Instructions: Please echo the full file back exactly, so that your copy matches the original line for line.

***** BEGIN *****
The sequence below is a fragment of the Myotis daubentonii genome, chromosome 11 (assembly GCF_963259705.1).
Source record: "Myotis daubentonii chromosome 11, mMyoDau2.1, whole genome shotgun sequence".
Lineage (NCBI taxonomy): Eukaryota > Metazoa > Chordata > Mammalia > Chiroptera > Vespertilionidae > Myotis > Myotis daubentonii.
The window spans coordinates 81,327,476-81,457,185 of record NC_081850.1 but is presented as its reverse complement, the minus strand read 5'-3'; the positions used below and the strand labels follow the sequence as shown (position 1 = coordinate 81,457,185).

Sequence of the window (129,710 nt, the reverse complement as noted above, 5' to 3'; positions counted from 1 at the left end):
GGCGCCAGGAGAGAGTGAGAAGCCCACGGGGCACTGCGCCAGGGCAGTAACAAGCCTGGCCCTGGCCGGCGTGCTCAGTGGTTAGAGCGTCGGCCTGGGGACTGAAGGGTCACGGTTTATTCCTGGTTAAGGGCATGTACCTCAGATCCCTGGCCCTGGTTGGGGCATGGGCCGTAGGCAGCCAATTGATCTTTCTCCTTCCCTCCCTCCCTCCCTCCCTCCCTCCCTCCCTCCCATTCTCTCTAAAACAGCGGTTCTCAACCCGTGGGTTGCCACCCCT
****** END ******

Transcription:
The sequence below is a fragment of the Myotis daubentonii genome, chromosome 11 (assembly GCF_963259705.1).
Source record: "Myotis daubentonii chromosome 11, mMyoDau2.1, whole genome shotgun sequence".
Lineage (NCBI taxonomy): Eukaryota > Metazoa > Chordata > Mammalia > Chiroptera > Vespertilionidae > Myotis > Myotis daubentonii.
The window spans coordinates 81,327,476-81,457,185 of record NC_081850.1 but is presented as its reverse complement, the minus strand read 5'-3'; the positions used below and the strand labels follow the sequence as shown (position 1 = coordinate 81,457,185).

Sequence of the window (129,710 nt, the reverse complement as noted above, 5' to 3'; positions counted from 1 at the left end):
GGCGCCAGGAGAGAGTGAGAAGCCCACGGGGCACTGCGCCAGGGCAGTAACAAGCCTGGCCCTGGCCGGCGTGCTCAGTGGTTAGAGCGTCGGCCTGGGGACTGAAGGGTCACGGTTTATTCCTGGTTAAGGGCATGTACCTCAGATCCCTGGCCCTGGTTGGGGCATGGGCCGTAGGCAGCCAATTGATCTTTCTCCTTCCCTCCCTCCCTCCCTCCCTCCCTCCCTCCCTCCCATTCTCTCTAAAACAGCGGTTCTCAACCCGTGGGTTGCCACCCCT